So a self-perpetuating cycle can come into play, at least in legacy companies. Men are in charge, and are more likely to promote other men. Women see fewer women rising to top jobs and grow more likely to leave journalism. Thus, fewer women are around to apply for those promotions. Men become even more likely to promote other men to both the most important posts in the business and the jobs that serve as steps toward them.
The Gender Divide in Degrees, Pay, & Experience
Median income for male journalists in 2012
Median income for female journalists in 2012
Percentage of journalists in 1998 who were women
Percentage of journalists in 2013 who were women
SOURCE “The American Journalist in the Digital Age,” by Lars Willnat and David H. Weaver, Indiana University Department of Journalism, 2014, based on 2012 income data collected in fall 2013, the most recent date for which figures are available
SOURCE American Society of News Editors Newsroom Census, 2014. 1998 is the earliest year for which this data is available. The 2014 report is based on data collected as of Dec. 31, 2013, the most recent date for which figures are available
One obvious solution: Implement more formalized hiring processes. Research by Cohen and others suggests that large companies are less likely to discriminate against women when formal personnel procedures are in place. A formal process—one in which a certain number of applications must be considered, for example, or for which a diverse applicant pool is required—works to limit managerial discretion and to weaken old-boy networks, still the way many journalists climb the masthead.
“If more hiring editors were willing to look at résumés with an eye for the gems in the untraditional parts of those résumés, then women and people of color would get a better shake at hiring and promotion,” says Geneva Overholser, former editor of The Des Moines Register. “What happens instead is that we all self-replicate: ‘Ah, this fellow reminds me of myself when I was a cub reporter!’ The guys at the top had pretty similar paths upward, and it’s those paths that strike them as appropriate.”
Academia is one field in which women’s progress has been more consistent, at least compared to journalism and the corporate world. According to a 2012 study by the American Council on Education, 26 percent of U.S. college presidents are female. Among presidents hired between 2009 and 2011, almost 30 percent were women. Harvard University economist Claudia Goldin suspects one reason is that college boards are held accountable for their hiring practices, both by faculty members and the general public. “People are watching,” she says. “Scrutiny helps.”
Digital is a brave new world, sort of. The hierarchy of digital newsrooms, even many digital newsrooms within legacy media companies, is much flatter and more democratic. “It’s not that traditional chart: reporter, assigning editor, section editor, managing editor. It’s not that kind of ladder you have to climb,” says Cory Haik, executive producer and senior editor for digital news at The Washington Post. “If you walk in with a specific skill set that we need for a specific project, you’re going to be leading people immediately.”
Haik has been a manager for most of her 17 years as a professional journalist in New Orleans, Seattle, and now D.C. During her first few years in leadership, she frequently wore a suit to work. But that was to make herself seem older, she says, rather than like one of the guys.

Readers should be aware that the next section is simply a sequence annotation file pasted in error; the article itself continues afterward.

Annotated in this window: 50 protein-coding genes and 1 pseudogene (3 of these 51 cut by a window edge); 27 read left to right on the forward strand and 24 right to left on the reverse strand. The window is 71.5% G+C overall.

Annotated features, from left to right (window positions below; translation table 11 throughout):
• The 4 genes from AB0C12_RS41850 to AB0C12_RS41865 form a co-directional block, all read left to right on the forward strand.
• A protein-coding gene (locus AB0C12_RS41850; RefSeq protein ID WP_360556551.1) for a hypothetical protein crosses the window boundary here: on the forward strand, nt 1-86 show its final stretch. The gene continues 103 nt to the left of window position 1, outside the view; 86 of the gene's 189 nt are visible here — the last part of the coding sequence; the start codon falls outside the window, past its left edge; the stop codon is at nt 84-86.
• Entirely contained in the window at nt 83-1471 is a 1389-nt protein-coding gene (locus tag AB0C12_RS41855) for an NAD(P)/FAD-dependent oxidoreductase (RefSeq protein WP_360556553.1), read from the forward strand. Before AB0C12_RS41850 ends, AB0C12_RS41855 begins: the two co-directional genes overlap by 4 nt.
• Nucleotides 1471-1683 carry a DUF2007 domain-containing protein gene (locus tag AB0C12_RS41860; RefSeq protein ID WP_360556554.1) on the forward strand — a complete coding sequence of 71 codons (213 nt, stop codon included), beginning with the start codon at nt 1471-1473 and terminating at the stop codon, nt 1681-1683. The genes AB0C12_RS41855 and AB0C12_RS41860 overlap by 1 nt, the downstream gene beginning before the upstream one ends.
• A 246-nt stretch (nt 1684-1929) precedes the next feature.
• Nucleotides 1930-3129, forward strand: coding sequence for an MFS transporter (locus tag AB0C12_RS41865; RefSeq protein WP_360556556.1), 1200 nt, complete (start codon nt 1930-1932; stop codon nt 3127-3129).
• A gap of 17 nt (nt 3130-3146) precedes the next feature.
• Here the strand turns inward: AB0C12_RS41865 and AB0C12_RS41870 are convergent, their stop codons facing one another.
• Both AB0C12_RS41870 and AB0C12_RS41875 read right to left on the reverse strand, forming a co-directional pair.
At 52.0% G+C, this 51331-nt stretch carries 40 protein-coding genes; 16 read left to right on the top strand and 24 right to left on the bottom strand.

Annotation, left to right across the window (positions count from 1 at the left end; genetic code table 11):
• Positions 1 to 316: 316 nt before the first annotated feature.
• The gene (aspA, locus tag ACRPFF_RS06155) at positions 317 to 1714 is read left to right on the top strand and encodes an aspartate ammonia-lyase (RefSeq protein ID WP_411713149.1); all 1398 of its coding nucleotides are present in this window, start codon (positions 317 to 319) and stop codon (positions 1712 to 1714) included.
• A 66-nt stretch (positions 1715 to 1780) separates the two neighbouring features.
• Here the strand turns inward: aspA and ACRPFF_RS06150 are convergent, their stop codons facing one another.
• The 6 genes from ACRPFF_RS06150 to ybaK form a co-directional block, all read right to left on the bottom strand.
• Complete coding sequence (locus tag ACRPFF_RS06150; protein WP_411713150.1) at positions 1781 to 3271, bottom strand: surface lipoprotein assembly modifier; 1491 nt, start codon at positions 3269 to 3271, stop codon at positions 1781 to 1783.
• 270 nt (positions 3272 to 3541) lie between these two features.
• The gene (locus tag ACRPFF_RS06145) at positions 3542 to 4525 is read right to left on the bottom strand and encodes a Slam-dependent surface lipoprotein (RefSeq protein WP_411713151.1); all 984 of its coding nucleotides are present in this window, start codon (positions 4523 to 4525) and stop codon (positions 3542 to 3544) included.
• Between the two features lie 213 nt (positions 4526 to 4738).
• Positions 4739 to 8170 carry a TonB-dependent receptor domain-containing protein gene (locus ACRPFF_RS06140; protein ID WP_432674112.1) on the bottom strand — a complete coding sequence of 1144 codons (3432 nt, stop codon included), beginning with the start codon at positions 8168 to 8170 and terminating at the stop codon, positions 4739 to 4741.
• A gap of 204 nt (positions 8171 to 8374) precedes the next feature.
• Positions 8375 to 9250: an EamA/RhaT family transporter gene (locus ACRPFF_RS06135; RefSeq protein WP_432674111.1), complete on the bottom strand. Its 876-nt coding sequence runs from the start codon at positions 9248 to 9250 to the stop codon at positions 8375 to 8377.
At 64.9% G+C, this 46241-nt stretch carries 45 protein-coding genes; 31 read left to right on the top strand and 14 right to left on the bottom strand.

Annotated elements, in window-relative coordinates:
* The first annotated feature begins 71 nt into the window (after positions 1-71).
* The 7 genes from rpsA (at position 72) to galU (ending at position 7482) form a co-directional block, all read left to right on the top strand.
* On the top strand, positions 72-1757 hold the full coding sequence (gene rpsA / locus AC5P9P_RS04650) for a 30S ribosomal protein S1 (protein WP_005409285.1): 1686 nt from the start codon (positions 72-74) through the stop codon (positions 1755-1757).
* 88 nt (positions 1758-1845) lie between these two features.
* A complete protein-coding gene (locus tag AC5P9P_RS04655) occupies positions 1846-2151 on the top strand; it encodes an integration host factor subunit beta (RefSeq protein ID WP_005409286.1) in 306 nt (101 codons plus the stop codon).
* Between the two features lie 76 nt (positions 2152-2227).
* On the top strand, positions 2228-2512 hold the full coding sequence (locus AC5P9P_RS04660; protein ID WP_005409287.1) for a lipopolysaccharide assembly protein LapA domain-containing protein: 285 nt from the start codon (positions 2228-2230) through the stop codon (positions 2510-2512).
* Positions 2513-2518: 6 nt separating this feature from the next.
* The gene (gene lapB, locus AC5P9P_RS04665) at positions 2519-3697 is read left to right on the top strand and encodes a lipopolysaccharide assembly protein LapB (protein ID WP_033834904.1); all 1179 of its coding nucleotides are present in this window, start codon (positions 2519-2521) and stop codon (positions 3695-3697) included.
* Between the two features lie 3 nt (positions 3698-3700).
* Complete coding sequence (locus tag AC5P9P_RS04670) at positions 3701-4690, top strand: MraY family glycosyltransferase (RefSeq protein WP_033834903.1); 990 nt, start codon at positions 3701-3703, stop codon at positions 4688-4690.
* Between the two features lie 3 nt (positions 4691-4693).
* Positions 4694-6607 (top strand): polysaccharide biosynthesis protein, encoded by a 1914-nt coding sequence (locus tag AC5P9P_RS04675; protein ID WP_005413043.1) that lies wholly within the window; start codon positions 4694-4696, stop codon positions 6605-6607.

Many digital-first operations seem to be replicating the same gender disparities found at legacy outlets
Millenials bring a different set of expectations to newsrooms, traditional and otherwise. They’re far less wedded to the idea of staying at one organization, or to what title they have. They’re far more aware of the need for a diverse set of voices, and have fewer preconceived notions about what a leader looks like. They hear “editor” and are just as likely to think Arianna Huffington as Ben Bradlee.
Emily Ramshaw’s mother, Mary Leonard, started her career on the lifestyle pages and had to fight to win the right to cover hard news. She eventually became The Boston Globe’s deputy Washington, D.C. bureau chief. “I have this one really clear memory of calling her at work at 5 p.m. sobbing hysterically because I couldn’t find my soccer shin guards and was going to miss my ride to practice,” Ramshaw, editor of the nonprofit Texas Tribune, recalls. “I could hear her responding to reporters in the background asking questions about their stories, and I remember the angst in her voice about being pulled in two directions at once. I sincerely doubt that back then many of her male colleagues were fielding that kind of phone call.”
Ramshaw’s path has been very different, and far smoother. She began as a City Hall reporter at The Dallas Morning News and now, at 33, leads the Texas Tribune. “I’ve been so lucky to never have felt a moment of, ‘I can’t do that’ or ‘I can’t rise to that level of the food chain,’” Ramshaw says. She thinks women have found greater opportunities in digital newsrooms such as the Tribune, places where there is “no institutional baggage or hundred-year-old culture.”
Yet many digital-first operations seem to be replicating the same gender disparities found at legacy outlets. The top managers at most of the major online news sites, the people setting the vision and doing the hiring, are men. The rock stars of the emerging new media are data analysts and coders, a population that is still male dominated. Women now account for around half the undergraduate degrees in science, technology, engineering, and math, but just a quarter of the U.S. workforce in computer and mathematical sciences, according to recent data from the National Science Foundation.